contact us

Use the form on the right to contact us.

You can edit the text in this area, and change where the contact form on the right submits to, by entering edit mode using the modes on the bottom right.

           

123 Street Avenue, City Town, 99999

(123) 555-6789

email@address.com

 

You can set your address, phone number, email and site description in the settings tab.
Link to read me page with more information.

NewHeader1.jpg

home

tori's quotes vi

Tori

don't give up

Does age prove to be a barrier that we all too often come up against? 

Can we just dream a new dream, no matter where we are in life?

I’ve never really been one for dreaming, at least in the sense of dreaming something for myself - for my future (daydreaming, yes – but that’s a whole other story). Not that I'm a practical gal – I'm not claiming there’s no ‘head in the clouds’ living happening over here – but I’ve never really discovered a passion that I’ve dreamt about becoming a reality, or setting as my goal for life. As as a result, up until recently – that is, until I found these words from Lewis – I thought that was ‘it’ for me; that because I'm tumbling out of the top end of my twenties, and into the bottom end of my thirties, it meant that a passion - a dream - would be something I’d never know.  

I was wrong.

There’s a tendency to project certain expectations onto specific age groups (you know the ones I'm talking about) and to assume that, if you don’t meet them by ages x, y, or z, you've missed your chance. But I think Lewis is onto something here – age is said to be a social construct, after all, so why put all your eggs in one twenties-shaped basket? I’ve travelled plenty (though I'm always ready to travel some more!), I’ve helped raised children as a nanny, I'm at university as a mature student, I’ve worked many-a job – I’ve had my fair share of experiences, but that doesn't meant that’s it for me. Or, in fact, for any of you. There’s plenty to be experienced, across all ages, and all walks of life. Plenty of ideas to be thought up, and passions to be claimed.

So, what I'm saying is, there is no reason for me - for anyone - to give up on the possibility that, some day, a dream will be realised. A goal, met.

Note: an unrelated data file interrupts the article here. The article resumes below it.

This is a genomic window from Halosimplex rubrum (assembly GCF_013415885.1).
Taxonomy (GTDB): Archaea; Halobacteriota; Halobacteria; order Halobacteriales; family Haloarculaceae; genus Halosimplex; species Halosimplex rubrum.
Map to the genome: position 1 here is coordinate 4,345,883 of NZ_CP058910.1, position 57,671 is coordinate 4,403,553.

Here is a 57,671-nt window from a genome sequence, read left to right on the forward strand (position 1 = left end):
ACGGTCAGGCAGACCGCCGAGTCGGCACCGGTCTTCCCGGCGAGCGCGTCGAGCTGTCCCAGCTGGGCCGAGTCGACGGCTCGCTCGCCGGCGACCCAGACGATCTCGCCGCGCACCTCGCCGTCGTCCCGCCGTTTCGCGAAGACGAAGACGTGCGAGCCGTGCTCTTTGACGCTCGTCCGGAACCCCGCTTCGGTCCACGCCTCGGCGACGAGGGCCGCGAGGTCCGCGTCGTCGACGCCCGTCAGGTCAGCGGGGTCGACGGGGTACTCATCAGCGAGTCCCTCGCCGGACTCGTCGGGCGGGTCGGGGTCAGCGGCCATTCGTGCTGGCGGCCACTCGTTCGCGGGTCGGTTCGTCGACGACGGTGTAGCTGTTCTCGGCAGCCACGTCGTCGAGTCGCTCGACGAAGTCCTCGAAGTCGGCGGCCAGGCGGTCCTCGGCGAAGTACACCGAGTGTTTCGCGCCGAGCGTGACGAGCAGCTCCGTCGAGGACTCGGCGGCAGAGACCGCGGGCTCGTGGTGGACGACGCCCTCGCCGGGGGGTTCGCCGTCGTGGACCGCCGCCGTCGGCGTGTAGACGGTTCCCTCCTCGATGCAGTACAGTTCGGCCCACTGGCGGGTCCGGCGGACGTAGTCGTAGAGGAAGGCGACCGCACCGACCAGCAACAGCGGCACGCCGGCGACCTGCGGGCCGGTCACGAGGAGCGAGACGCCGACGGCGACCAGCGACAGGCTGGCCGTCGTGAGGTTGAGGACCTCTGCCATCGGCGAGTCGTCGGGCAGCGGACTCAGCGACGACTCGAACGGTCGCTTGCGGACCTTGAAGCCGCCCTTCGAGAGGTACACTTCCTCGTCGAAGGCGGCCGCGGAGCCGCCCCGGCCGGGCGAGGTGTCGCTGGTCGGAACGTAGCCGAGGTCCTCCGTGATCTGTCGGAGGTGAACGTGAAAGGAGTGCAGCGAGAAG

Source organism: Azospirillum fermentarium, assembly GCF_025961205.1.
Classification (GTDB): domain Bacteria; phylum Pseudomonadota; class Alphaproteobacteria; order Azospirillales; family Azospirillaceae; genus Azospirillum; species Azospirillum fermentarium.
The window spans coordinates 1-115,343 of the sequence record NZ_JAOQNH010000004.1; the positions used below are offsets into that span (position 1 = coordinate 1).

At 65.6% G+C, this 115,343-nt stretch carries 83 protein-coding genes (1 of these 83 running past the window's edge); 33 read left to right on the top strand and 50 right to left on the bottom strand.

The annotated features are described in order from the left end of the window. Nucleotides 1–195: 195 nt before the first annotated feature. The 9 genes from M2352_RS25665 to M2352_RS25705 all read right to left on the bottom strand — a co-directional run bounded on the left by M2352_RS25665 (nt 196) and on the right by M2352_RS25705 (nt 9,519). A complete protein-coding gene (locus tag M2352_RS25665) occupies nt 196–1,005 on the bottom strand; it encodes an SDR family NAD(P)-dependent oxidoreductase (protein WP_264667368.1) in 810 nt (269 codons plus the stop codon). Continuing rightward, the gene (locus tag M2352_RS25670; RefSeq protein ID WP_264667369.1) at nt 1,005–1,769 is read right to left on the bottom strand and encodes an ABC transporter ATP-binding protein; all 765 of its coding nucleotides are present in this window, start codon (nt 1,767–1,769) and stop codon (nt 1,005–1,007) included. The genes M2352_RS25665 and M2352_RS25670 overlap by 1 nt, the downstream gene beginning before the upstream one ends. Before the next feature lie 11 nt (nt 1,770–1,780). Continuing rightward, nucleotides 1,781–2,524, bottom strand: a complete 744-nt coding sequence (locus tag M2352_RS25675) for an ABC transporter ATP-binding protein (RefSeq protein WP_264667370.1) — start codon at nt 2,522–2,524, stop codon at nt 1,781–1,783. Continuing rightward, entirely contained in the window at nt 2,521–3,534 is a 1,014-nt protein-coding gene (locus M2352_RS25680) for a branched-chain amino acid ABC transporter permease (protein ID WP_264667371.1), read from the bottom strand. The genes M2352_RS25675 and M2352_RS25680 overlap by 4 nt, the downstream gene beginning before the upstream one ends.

For those of you who aren't familiar with the series, Tori's Quotes offers readers the opportunity to discuss their thoughts about a quote and related questions I choose for each new month. You can read past entries to the series HERE

Today, Ellen and Liz are sharing their thoughts on age and dreaming. If you have any thoughts of your own related to their responses, or the questions themselves, do share below.

I'm all about the natter. 


Introducing, Ellen! 

Ellen Under Water for Tori's Quotes, on Tori's Tales
OOTD #39

OOTD #39

Hello, I'm Ellen from London and I write my blog Ellen Under Water. I love listening and dancing to music, reading big books, and eating biscuits! Thank you to Tori for having me.

Does the message in this month's quote ring true for you? Does age matter when goals or dreams are concerned?

I completely agree. C S Lewis was obviously an extremely wise guy! Although it is as children that our initial goals and dreams are formed, naturally they change, adapt and grow over time. So why would we ever limit ourselves to early aspirations when everything around us changes too; why would our hopes and dreams not also evolve?

As we progress through life, there will always be new barriers in the way that need to be surpassed, so it is inevitable that we will all have goals without even realising it, be it finishing the pile of homework that’s laid out in front of us, or aiming for a new job. As humans, I think it is natural that we look towards the future and hope to prosper to some extent. And dreaming and setting goals is all about the future.

Italy 2014

Italy 2014

Have you witnessed the same in your life? Have your goals changed with age, or are you on the path you imaged yourself to be taking? 

I think I am quite a logical person in the way that I do not have any huge and extraordinary goals that I persist in fulfilling: I tend to live a little more for the moment, and plan only short term goals. That being said, the types of things that I do plan and dream for, have, naturally changed. And I can only imagine them evolving further as I age.

I don’t feel like I’m quite old enough yet to say if I imagined myself to be on this path, as I still kind of have to go to school! I do have plans for the future, as leaving school requires a certain amount of responsibility, but I’ll have to report back in a few years to see if have stuck to the path I expect…

OOTD #18

OOTD #18

Do you believe in setting goals for yourself? Is it important to you to do so, or - like me - do goals stall or stop you from getting you where you want to be (or prove to be some such similar obstacle)?

I do believe in setting some small and manageable goals, but I feel like, for me, setting huge and often unmanageable goals could be detrimental if they are not fulfilled. I know some people absolutely live for making goals and planning huge and exciting futures, but as much as I can, I like to see how things pan out when things are left to their own natural devices. I don’t like the thought of having a direct aim as to where I will end up, and I much prefer to tell myself that whatever happens, I want to be happy, safe, loved and loving. However I get there, I don’t so much mind.

Do you have a dream for yourself, for your future?